See, last summer I read the original Dune novel for the first time. I'm not a big sci-fi buff, but I'd been watching some YouTube videos from Quinn's Ideas, a channel that's largely focused on the Dune franchise, and it sounded like it might be interesting. Turns out I really loved it - enough that I read the next three books in the original series and the other three are on my list. That's saying something, since I haven't read a novel series since I was in high school.  (I don't have any interest in the ones written by Brian Herbert, Frank Herbert's son. From the reviews, they sound like the standard mediocre sci-fi novel fair, which doesn't interest me.) 

The thing I loved about Dune is not the characters or the world building.  Both of those were great, and are worth the read by themselves if you're into sci-fi, but they weren't the main point.  What I liked were the themes that ran throughout the book and how they were illustrated and developed.

The first was the deep political intrigue - the plans within plans within plans.  Everyone in the noble houses was trying to play a life-or-death version of four-dimensional chess, with varying degrees of success, and I found it fascinating to watch this play out.  There wasn't just a single, grand plan that was being carried out - different factions had different, competing plots going, and the book illustrates these conflicts and interactions well.  And they're not morally simplistic, either - even the "good guys" are manipulators and unrepentant killers.  That's down-played a little, since they're mostly directing that against the "bad guys", but it's definitely present.

The second thing I loved about the book was that the story was compelling, but utterly devoid of surprises.  If you haven't read the book, it's devoid of surprises because Frank Herbert deliberately gives away the ending and all the big plot twists.  He does this with quotes at the beginning of each chapter, which are from historical works in the Dune universe written many years after the events of the novel.  So from fairly early on, you already know how the story ends.  And yet the story is constructed in such a way that you still feel like you need to know the "how" and "why" that get you to that ending.  I routinely found myself hoping that the characters would somehow manage to wriggle out of their fate, even though I already knew for certain what it was.

One of the interesting things about this is that it effectively puts the reader in the position of Paul Atreides.  One of the major themes of the novel (and especially the sequel, Dune Messiah) is Paul's struggle with his prescient visions.  He can see his terrible fate coming from far away, and yet he feels unable to prevent it.  The quotes from Princess Irulan's histories and other works presented before each chapter put the reader in this exact position.  We know the end of the story, and we watch the characters move toward that end.  At various points it looks like they might escape, that they could cheat their fate, only to be pulled back onto that path.  It adds to the sense that the end is inevitable, free will and agency be damned.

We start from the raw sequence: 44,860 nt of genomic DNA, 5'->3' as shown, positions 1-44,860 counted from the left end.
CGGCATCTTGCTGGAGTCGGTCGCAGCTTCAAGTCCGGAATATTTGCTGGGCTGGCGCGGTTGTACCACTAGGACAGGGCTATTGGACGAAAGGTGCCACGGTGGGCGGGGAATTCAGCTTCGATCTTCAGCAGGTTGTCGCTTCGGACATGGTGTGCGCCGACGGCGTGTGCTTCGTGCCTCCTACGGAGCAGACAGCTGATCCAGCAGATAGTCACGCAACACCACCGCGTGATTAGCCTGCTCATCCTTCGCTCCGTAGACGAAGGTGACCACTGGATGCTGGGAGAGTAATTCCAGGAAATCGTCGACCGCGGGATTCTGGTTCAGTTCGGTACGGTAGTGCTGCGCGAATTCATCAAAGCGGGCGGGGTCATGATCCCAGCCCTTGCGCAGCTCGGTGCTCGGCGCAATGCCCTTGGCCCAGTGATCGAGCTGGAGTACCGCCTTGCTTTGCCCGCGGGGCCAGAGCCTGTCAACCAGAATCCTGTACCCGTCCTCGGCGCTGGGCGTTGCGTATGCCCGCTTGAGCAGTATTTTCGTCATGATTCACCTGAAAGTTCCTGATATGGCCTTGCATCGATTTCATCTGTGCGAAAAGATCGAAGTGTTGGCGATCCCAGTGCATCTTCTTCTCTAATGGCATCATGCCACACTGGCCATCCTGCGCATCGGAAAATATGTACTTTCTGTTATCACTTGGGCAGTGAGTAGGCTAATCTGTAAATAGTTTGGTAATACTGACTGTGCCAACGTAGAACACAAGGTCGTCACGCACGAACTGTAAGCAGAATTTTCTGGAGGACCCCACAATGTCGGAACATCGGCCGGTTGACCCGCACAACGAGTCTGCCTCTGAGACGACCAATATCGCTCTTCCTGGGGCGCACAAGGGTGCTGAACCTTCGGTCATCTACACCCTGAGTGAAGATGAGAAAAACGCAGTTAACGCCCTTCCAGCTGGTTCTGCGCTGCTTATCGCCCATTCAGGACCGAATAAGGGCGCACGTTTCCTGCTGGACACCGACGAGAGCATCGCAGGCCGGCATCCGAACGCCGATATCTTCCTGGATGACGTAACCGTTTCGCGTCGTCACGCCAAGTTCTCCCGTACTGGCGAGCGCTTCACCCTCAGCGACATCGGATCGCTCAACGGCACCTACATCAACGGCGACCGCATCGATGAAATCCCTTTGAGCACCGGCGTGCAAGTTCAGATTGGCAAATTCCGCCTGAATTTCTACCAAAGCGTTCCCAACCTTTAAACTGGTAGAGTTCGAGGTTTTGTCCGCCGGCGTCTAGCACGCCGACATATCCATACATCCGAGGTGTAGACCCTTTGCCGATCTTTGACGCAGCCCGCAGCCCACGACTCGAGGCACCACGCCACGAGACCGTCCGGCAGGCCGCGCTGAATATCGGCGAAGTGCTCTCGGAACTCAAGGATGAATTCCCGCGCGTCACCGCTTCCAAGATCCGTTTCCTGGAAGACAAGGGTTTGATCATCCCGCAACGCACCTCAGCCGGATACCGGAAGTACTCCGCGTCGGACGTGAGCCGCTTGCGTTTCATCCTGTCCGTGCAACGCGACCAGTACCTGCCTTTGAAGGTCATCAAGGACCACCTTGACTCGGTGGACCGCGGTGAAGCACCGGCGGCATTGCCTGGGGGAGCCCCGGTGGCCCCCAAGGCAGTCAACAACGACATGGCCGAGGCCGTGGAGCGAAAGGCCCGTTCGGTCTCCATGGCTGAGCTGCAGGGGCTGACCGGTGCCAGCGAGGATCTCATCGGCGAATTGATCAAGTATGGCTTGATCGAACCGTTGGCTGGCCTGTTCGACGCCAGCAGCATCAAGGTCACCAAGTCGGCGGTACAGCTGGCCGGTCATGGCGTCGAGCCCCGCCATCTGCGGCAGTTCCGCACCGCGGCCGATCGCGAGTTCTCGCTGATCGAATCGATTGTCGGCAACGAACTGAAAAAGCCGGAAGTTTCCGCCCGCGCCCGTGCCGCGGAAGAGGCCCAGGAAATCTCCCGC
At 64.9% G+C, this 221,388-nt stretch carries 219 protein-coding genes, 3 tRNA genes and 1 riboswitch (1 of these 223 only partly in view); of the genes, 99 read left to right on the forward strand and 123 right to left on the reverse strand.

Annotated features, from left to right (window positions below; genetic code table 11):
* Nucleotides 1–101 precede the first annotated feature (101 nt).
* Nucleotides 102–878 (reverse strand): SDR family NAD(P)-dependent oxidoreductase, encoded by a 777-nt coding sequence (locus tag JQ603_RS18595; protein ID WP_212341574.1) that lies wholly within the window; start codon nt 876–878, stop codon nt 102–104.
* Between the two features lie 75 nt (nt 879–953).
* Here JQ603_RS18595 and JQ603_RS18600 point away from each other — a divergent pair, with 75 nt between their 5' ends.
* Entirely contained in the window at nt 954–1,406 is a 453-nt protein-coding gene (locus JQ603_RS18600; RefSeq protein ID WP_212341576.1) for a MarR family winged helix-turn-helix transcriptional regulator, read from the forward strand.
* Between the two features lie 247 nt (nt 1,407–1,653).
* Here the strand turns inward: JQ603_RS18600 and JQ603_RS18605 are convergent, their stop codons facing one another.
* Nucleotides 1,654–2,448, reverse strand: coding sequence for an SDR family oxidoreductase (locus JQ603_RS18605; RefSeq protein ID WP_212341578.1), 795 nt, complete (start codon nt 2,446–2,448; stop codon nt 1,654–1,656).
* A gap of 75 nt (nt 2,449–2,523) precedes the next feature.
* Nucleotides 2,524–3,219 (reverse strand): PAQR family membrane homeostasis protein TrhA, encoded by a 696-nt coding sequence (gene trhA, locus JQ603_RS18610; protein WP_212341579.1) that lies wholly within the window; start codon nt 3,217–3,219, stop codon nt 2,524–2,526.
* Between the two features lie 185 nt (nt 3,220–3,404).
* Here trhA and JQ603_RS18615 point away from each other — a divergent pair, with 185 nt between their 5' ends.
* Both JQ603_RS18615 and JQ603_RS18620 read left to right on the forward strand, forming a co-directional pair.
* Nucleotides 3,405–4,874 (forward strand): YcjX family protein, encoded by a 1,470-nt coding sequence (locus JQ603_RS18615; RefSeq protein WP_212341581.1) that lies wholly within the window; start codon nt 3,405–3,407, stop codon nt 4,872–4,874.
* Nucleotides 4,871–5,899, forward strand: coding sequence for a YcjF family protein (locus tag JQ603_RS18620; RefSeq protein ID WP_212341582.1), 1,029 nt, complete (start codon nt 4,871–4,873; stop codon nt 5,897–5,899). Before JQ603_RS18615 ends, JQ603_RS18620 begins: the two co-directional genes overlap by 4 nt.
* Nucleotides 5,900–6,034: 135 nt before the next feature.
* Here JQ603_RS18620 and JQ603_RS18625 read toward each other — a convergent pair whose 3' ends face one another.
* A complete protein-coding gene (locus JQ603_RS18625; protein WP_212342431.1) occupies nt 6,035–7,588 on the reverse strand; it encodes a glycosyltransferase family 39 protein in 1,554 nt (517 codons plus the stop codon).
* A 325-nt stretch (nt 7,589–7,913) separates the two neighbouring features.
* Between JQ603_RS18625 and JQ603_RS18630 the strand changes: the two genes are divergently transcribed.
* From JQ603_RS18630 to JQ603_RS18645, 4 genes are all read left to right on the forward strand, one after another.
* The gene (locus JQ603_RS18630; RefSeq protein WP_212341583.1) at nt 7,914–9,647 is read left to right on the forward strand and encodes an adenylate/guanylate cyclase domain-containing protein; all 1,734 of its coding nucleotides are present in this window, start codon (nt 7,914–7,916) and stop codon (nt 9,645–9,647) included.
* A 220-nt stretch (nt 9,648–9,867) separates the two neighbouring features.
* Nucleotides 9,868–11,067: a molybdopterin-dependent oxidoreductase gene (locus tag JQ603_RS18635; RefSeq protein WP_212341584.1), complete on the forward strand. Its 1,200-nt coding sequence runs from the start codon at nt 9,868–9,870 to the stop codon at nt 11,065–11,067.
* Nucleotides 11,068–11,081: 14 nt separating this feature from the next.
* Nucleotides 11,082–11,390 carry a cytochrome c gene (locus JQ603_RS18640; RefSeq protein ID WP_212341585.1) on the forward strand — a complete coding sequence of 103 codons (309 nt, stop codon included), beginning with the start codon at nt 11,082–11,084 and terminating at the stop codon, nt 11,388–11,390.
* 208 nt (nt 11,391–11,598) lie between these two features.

But back to the movie.  I said at the top that I was disappointed, but just to be clear, this was not a bad movie.  It's just that it didn't do justice to the book.  However, I think that's less because of problems with the movie and more because of the nature of the book.

As you probably noticed from my comments above, much of what I liked about the book was a little more abstract.  It wasn't the action-driven parts of the plot or other things that lend themselves to being displayed on a screen.  They're also things that take a long time to set up.  Even though the movie was two and a half hours long, and it's only part one.  The novel was over 600 pages long, and it wasn't 600 pages of filler, either - even the chapters that didn't have major plot events served as important motivational and establishing material.  That was one of my main worries - when I thought about the book, it didn't seem like there wasn't that much that you could cut without sacrificing some of the story.

And I think that's where the movie fell down.  As I said, the movie has a lot going for it.  And in fairness to Denis Villeneuve, it really is a very faithful adaptation of the novel.  The problem is that the story is just too deep to compress into a movie - even a five hour one.  Of course, it didn't help that the movie spent a lot of time on scenes that consisted mostly of CGI beauty shots of space ships with nothing really happening.  But even if they hadn't done that, it wouldn't have worked.

The problem is that, in the movie, nothing felt earned.  The novel spends a lot of time building up to the big events.  For example, there are numerous scenes with Doctor Yueh that establish his trusted relationship with the Atreides family, establish the "unbreakable conditioning" of the Suk School that put him beyond suspicion, and discuss his inner turmoil that leads to his betrayal of them.  (No, I'm not doing spoiler alerts for a story that's over 50 years old.  Deal with it.)  The movie has none of that.  Yeah, we see a few scenes with the doctor, but we don't really get Lady Jessica confiding in him, we don't hear about the Suk School, and we certainly don't get any of his inner monolog.  He just tells us that he's betraying the Duke because of his wife.  No foreshadowing or anything.